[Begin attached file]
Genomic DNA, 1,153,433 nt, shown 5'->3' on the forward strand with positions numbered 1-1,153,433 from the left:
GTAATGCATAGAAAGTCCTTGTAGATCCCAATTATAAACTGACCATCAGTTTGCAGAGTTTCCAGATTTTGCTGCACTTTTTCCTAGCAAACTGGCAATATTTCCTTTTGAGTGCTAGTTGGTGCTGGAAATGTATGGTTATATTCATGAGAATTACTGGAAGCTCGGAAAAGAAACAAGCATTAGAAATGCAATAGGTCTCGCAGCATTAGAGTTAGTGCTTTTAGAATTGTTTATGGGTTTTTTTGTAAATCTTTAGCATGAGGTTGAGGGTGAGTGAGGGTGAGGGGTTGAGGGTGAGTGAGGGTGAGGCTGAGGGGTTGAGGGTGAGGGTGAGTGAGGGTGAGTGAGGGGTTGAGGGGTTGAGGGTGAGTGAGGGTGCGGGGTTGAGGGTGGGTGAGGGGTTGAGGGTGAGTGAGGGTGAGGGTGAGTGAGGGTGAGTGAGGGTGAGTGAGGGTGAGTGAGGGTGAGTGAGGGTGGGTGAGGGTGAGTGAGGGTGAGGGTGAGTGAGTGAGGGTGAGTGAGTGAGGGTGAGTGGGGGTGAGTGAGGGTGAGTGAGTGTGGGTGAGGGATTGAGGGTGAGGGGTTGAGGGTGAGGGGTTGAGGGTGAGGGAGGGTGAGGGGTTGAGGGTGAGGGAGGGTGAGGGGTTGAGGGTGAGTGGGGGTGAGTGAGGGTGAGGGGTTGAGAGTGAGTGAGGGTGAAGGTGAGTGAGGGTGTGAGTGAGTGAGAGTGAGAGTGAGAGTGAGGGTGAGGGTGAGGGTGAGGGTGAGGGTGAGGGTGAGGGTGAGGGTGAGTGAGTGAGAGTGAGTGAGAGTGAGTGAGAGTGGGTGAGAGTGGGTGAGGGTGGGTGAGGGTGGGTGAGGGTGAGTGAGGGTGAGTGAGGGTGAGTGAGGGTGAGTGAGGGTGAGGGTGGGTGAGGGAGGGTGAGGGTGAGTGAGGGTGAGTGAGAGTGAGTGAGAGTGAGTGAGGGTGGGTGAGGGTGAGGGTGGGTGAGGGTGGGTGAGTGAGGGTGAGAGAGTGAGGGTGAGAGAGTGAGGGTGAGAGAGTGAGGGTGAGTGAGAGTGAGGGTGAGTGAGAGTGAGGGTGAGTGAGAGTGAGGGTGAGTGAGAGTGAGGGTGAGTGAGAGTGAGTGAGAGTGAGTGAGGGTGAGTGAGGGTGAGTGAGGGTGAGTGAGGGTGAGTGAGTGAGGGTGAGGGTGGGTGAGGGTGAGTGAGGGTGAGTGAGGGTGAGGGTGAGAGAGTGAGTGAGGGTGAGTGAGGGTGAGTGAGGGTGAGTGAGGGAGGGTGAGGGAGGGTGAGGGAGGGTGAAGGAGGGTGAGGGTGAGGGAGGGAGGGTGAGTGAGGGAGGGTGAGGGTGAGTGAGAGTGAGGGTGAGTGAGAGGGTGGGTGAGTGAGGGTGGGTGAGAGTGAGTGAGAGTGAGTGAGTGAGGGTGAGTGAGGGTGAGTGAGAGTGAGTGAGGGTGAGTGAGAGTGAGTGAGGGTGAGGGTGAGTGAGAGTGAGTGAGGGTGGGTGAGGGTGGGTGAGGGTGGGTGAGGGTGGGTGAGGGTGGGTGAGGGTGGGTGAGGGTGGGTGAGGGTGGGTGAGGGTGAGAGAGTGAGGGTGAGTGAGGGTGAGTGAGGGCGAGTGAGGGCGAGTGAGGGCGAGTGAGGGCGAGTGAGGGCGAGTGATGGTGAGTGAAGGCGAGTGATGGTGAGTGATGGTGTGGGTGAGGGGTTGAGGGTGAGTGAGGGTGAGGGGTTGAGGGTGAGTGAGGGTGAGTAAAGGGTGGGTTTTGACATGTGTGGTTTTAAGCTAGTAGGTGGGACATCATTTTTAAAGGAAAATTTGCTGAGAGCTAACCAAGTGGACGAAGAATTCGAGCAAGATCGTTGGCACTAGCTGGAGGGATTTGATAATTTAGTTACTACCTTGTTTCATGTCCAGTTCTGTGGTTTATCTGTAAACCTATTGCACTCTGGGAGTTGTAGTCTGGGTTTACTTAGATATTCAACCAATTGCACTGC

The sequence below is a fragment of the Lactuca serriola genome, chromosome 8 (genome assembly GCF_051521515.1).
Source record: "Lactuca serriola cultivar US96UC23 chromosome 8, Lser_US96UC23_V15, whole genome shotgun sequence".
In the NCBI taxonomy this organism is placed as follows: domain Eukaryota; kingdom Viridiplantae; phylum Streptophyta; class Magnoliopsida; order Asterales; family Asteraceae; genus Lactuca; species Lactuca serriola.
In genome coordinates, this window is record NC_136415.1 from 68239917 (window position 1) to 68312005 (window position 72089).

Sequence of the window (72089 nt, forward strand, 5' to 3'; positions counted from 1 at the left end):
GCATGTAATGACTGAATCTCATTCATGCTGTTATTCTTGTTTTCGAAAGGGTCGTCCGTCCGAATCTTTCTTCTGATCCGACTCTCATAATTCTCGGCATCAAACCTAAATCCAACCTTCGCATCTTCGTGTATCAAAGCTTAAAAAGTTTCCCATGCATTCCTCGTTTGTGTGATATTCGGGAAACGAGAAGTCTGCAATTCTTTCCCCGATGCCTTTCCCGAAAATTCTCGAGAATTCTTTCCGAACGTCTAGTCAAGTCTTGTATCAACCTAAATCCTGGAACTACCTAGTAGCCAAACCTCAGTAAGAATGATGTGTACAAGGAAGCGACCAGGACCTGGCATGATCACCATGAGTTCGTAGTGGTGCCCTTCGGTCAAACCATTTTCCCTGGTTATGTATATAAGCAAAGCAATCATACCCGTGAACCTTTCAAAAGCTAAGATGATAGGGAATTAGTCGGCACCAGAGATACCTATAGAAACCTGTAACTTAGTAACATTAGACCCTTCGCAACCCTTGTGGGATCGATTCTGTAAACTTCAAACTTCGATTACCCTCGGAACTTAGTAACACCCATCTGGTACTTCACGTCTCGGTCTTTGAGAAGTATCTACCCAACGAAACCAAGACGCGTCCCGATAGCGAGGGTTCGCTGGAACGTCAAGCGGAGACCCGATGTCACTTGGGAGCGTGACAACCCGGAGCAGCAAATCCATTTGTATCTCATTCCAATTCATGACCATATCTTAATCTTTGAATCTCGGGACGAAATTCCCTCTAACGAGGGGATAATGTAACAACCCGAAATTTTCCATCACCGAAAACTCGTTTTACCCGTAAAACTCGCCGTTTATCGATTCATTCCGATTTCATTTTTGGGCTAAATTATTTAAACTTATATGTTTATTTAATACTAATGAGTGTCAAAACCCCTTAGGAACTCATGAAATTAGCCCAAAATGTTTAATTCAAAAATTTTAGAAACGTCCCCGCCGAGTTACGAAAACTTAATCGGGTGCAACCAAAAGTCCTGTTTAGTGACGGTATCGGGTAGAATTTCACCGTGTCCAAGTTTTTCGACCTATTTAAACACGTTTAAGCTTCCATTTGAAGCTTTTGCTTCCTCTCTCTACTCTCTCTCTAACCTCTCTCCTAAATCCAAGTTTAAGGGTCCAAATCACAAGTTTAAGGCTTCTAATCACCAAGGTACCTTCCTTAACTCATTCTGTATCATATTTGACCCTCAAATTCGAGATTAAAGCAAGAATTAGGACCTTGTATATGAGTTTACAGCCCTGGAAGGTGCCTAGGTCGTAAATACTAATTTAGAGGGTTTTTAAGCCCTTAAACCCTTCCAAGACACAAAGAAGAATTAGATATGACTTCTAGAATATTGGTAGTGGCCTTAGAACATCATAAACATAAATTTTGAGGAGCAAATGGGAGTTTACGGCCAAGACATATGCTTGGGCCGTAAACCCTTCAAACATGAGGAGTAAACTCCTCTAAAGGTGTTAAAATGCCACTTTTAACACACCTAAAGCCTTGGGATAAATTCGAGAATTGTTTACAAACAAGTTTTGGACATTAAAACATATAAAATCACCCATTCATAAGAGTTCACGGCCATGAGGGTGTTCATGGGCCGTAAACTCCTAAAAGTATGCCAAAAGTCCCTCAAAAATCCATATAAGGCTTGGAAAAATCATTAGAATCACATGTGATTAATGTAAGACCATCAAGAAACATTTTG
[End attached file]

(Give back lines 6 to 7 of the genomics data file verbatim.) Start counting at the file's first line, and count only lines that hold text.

In genome coordinates, this window is record NC_136415.1 from 68239917 (window position 1) to 68312005 (window position 72089).

Sequence of the window (72089 nt, forward strand, 5' to 3'; positions counted from 1 at the left end):